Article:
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Ski slopes, ancient history and delicious food: All the reasons to give Armenia a go

Are you an anxious traveller? Try visiting Armenia, one of the world’s safest countries
Are you an anxious traveller? Try visiting Armenia, one of the world’s safest countries Copyright Armenia Tourism Committee
Copyright Armenia Tourism Committee
By Ally Wybrew
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Seeking worry-free travel? Head to culturally-rich Armenia, one of the world’s safest countries

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Armenia has ranked within the top 10 safest destinations in the world, according to Numbeo’s safety index for 2024.

The Caucasus country came eighth out of 146 nations, rated according to survey responses addressing topics including violent crime, property crime and perceived safety.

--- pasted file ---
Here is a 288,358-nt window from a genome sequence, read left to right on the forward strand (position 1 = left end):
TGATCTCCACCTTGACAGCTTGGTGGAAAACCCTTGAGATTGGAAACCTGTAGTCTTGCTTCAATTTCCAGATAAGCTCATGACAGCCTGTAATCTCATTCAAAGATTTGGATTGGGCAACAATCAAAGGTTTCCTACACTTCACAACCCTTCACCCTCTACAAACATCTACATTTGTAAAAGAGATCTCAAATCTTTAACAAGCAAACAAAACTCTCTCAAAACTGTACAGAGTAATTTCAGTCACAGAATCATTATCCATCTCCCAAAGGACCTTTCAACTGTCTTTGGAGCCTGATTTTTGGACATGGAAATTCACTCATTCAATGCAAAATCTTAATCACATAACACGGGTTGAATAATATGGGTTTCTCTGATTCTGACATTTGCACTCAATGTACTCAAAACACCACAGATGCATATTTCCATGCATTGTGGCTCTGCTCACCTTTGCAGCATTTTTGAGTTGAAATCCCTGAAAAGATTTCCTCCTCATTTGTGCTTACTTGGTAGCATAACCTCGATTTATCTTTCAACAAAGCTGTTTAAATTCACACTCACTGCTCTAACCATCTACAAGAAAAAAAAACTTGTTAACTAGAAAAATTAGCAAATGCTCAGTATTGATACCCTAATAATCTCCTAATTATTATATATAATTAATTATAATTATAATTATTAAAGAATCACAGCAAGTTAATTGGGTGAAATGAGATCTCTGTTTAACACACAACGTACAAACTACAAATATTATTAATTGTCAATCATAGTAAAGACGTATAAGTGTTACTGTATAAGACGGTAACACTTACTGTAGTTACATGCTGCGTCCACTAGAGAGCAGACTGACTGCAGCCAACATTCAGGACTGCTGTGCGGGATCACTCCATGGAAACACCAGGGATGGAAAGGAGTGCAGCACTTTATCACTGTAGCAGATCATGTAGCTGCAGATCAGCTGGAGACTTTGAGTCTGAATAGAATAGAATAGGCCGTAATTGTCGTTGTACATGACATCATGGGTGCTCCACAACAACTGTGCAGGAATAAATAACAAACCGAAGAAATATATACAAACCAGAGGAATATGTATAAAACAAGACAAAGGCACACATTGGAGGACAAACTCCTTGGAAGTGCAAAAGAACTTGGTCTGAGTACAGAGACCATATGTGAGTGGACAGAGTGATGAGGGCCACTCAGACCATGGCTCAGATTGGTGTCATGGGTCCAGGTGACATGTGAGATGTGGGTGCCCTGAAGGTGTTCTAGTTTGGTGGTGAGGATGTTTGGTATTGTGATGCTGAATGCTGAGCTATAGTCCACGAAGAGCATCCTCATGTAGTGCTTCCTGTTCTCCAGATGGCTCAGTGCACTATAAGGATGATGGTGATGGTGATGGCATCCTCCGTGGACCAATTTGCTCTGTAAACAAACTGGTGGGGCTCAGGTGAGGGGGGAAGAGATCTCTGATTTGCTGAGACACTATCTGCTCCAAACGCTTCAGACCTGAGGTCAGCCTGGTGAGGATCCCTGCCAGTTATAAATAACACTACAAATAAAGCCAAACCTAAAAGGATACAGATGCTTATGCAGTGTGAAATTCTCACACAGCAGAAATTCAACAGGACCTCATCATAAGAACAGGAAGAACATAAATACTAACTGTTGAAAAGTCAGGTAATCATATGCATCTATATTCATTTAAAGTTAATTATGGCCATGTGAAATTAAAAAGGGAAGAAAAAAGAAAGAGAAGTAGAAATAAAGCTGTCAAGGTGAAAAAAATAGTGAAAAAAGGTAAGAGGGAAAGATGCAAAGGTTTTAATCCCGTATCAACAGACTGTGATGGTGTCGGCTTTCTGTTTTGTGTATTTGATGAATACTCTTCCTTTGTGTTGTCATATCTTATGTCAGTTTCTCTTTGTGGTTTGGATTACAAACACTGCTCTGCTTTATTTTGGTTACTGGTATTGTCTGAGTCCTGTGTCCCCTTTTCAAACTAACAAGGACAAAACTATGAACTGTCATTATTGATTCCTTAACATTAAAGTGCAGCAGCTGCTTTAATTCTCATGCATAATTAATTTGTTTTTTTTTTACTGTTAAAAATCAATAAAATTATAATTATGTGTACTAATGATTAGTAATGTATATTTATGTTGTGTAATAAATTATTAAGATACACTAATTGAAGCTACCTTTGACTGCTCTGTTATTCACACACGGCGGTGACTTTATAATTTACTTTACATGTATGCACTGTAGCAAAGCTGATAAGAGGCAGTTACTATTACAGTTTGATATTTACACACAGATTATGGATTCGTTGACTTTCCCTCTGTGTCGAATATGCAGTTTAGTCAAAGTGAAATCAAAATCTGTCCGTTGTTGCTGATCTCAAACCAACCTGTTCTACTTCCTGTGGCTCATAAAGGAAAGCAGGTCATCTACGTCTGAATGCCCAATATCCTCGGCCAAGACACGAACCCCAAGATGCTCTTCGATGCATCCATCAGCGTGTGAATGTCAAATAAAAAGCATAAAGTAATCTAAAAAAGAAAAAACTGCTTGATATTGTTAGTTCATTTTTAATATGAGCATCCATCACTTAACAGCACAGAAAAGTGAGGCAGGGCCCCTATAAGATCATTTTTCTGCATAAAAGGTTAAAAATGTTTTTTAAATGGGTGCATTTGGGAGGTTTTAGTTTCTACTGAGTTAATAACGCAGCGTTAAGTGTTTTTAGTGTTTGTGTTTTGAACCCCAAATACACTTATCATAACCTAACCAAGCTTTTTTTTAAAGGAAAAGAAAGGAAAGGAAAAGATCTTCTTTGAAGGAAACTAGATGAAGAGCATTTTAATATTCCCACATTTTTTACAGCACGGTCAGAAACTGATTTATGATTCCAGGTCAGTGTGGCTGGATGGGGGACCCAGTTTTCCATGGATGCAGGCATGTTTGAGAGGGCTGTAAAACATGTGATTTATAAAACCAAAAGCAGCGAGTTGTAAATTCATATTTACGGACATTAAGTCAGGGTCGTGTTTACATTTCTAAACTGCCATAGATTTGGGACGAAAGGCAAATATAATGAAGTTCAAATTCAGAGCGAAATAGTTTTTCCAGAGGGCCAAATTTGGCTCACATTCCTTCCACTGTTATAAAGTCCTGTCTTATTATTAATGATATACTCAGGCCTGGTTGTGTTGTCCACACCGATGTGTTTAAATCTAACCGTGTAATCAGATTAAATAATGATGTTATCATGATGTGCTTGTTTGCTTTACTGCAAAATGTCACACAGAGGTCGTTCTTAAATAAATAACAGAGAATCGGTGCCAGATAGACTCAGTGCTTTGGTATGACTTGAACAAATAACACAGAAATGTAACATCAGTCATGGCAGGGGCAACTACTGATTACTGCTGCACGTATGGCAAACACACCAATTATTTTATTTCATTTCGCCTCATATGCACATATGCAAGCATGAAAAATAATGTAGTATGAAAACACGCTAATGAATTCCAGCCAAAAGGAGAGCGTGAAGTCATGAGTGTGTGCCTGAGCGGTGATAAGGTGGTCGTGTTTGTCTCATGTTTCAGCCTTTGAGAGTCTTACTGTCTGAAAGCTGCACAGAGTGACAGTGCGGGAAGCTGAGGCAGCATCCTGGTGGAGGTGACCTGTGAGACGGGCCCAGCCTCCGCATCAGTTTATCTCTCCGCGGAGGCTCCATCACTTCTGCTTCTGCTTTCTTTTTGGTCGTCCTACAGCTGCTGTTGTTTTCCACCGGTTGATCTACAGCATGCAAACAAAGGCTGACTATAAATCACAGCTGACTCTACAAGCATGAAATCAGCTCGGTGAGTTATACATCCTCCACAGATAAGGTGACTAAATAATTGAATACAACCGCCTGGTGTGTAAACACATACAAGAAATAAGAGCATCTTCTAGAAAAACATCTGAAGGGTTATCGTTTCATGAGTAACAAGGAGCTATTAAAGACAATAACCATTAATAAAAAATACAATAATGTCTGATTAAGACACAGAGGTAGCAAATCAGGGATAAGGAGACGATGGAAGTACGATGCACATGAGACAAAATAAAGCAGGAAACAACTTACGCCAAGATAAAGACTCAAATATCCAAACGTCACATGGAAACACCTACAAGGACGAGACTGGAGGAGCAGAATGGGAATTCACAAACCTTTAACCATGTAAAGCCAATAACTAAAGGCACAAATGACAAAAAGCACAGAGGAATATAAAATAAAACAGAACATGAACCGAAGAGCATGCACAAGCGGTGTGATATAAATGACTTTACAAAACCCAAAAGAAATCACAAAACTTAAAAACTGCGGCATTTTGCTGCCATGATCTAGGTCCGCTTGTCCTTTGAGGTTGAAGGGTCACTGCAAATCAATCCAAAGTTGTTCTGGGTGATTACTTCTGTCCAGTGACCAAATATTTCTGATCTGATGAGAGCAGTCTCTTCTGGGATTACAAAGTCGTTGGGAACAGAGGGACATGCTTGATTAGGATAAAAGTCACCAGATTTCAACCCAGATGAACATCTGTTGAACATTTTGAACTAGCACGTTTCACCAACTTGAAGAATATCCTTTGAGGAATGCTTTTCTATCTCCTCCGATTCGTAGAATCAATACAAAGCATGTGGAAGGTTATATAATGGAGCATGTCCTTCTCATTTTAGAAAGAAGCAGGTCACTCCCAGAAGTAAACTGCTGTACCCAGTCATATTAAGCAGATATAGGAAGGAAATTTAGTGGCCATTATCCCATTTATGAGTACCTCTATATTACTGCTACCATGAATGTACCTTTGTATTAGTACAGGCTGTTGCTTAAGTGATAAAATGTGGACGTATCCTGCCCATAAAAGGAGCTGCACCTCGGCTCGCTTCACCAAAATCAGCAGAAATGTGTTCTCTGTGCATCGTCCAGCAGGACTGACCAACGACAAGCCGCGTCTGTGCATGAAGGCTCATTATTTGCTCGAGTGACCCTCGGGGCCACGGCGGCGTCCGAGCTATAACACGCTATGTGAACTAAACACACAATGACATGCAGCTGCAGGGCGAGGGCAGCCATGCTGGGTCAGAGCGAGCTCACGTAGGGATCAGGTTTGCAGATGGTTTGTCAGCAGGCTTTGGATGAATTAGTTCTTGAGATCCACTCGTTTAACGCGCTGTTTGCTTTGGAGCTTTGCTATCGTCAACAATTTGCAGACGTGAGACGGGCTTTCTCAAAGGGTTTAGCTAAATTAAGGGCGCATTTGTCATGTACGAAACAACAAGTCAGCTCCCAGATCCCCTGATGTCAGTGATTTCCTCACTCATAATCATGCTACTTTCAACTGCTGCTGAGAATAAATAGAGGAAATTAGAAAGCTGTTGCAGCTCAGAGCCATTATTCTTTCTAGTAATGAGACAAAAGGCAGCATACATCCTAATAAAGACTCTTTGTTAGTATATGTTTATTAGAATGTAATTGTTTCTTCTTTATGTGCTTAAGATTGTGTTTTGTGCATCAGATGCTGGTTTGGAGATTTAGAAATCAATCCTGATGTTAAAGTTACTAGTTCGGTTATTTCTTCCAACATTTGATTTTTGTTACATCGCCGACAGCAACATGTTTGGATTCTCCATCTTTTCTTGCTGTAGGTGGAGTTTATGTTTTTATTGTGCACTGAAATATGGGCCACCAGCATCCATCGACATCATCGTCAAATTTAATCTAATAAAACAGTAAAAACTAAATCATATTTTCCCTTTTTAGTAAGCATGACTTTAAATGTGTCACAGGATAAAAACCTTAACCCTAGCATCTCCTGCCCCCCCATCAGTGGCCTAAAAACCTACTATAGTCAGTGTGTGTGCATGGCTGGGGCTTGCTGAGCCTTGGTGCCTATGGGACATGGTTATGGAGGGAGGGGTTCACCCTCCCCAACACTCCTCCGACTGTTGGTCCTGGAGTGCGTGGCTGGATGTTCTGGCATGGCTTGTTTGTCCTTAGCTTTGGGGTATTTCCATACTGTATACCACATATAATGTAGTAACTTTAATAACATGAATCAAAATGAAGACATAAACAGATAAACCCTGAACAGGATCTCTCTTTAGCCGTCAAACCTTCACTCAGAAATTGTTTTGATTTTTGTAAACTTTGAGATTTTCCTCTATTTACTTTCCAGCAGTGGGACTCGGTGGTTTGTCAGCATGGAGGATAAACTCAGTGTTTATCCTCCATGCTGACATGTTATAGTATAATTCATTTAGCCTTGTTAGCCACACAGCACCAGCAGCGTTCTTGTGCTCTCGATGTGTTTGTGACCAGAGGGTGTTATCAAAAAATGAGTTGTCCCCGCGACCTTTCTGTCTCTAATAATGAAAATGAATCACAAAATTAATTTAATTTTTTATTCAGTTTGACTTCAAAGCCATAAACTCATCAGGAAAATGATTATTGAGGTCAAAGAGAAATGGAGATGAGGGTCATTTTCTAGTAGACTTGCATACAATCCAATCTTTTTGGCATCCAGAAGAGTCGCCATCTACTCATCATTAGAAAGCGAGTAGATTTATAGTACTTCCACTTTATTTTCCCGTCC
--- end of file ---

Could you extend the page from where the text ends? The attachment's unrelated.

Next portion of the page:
Armenia’s historic capital, Yerevan, also performed well, landing 19th out of 333 cities.

It’s an attractive proposition for holidaymakers, but there are reasons other than peace of mind to visit Armenia. Ancient religious sites, delicious cuisine and a vibrant culture are abundant in Armenia and experiencing them all is easy, thanks to Armenia’s petite size (the landlocked country is less than 30,000 km2) .

Susanna Hakobyan, Deputy Head of the Tourism Committee for Armenia, recommends heading into Armenia’s rural regions to experience the best of the country. “It's better to get out of the capital city because in the regional areas we have this authentic feel,” she explains. “We have authentic food and culture and exploring these things will help visitors to dive deep into the real Armenian tradition, history and way of life.”